Arkle, Dawn Run, Sea the Stars, Zarkava: these names sound like the titles of far-off sci-fi films. However it would seem that the world of Irish horseracing also has a taste for the exotic, as these are the names of some of Ireland’s most famous racehorses.
But none are so famous, and so notorious, as the greatest horse of them all: Shergar. Perhaps the greatest racehorse to have ever lived, what happened to Shergar almost eclipses his mighty achievements in racing.
Who was Shergar? And what happened to the most famous racehorse in the world?
Off to a Flying Start
Owed by no less a personage than the Aga Khan, a billionaire and the spiritual head of more than 15 million Ismaili Muslims, Shergar was destined to be special from the start. When the Khan announced in 1978 that he would send some of his yearlings to Britain for training, Shergar followed the next year, to be raised by some of the greatest trainers in the world.
Shergar was a thoroughbred bay colt racehorse who was reputed to have been easy to break and well-known for his good temperament. But it was for his blistering pace and strength that Shergar would become truly famous.
The Khan believed that the young horse was ready to compete after a year of training, and Shergar ran his first race accordingly in September of 1980. He won the race by two and a half lengths, a brilliant start, and managed to close his first short year of racing with a second-place finish in his second race.
Pegged as one to watch after his first year he was catapulted into the eyes of the racing world when in June 1981 he won the Epsom Derby by a gigantic ten lengths. This was truly unexpected, the longest winning race margin in history by an unknown rookie horse.
Three weeks later he had another memorable win, winning the Irish Sweeps Derby by a comfortable four lengths. A mere month later he again struck gold when he came first in King George VI and Queen Elizabeth Stakes, again by a margin of 4 lengths.
Shergar was an easy horse to spot on the racehorse with his four white “socks”, white blazing marking on his face, and tongue hanging out of his mouth as he ran. What made him special was not just his large margin-winning successes but rather the seeming ease at which he did so.
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An astute businessman, the Khan retired Shergar after he placed fourth in his final race of the season the St Leger Stakes at Doncaster. Retiring the three-year-old thoroughbred while he still had good stats meant ensured his earning potential as a stud was sky high.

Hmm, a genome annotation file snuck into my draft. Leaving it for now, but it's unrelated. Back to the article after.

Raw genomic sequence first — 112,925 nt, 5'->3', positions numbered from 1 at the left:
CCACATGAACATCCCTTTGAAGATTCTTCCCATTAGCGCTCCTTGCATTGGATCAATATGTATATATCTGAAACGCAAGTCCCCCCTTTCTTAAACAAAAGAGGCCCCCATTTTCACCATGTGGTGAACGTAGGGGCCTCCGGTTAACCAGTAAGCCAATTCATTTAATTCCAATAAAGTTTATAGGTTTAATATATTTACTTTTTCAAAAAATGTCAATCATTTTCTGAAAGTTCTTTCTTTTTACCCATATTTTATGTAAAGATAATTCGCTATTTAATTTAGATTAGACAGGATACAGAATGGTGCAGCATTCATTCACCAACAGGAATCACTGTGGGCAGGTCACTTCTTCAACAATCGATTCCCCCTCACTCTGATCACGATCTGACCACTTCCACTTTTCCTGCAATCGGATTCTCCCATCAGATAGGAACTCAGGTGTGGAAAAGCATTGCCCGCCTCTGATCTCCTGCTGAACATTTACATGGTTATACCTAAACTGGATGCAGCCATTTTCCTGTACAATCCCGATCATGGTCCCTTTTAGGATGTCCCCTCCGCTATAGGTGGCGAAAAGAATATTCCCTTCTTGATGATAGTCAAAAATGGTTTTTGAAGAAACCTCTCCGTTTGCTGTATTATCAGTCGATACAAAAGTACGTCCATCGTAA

A Hero’s Welcome to the Emerald Isle
Newly crowned the European Horse of the Year and streets ahead of the competition, Shergar was hot property, It is reported that his owner the Aga Khan turned down big offers to stud him in the United States, instead opting to retire him at Ballymany Stud Farm, County Kildare in Ireland where his busy rutting season was to start in 1982. This was not before he received a well-deserved hero’s welcome to Ireland, being paraded down Newbridge main street in October of 1981.
Milton Toby, a writer who specialized in equine law and thoroughbred racing wrote that Shergar was “a national hero in Ireland. … one of the most recognizable sports personalities—horse or human—in Ireland.”
Khan sold 40 shares at $120,000 each for his services impregnating mares and created a syndicate with the members. After a successful first year studding, he produced 36 foals, 17 colts, and 19 fillies. The most successful of his progeny was “Anthaal”, who was sold for 3.1 million guineas and went on to win the 1986 Irish St. Leger by a comfortable 5 lengths.
By February 1983 Shergar was in high demand with 55 mares already lined up for his second studding season. He was expected to rope in at least £1 million for his shareholders over the coming season. But none of this ever took place.
Can You Steal a Thoroughbred?
“We have come for Shergar. We want £2 million for him.”, demanded the assailants.
This is what the head groom of Ballymany Jim Fitzgerald heard after he was ambushed on the evening of February 8th 1983 by a group of three masked men. The crew entered his house, on the stud farm grounds, demanding that he led them to the stable where Shergar was being kept. After the assailants locked his family into a room and threatened him at gunpoint, he hastily obliged.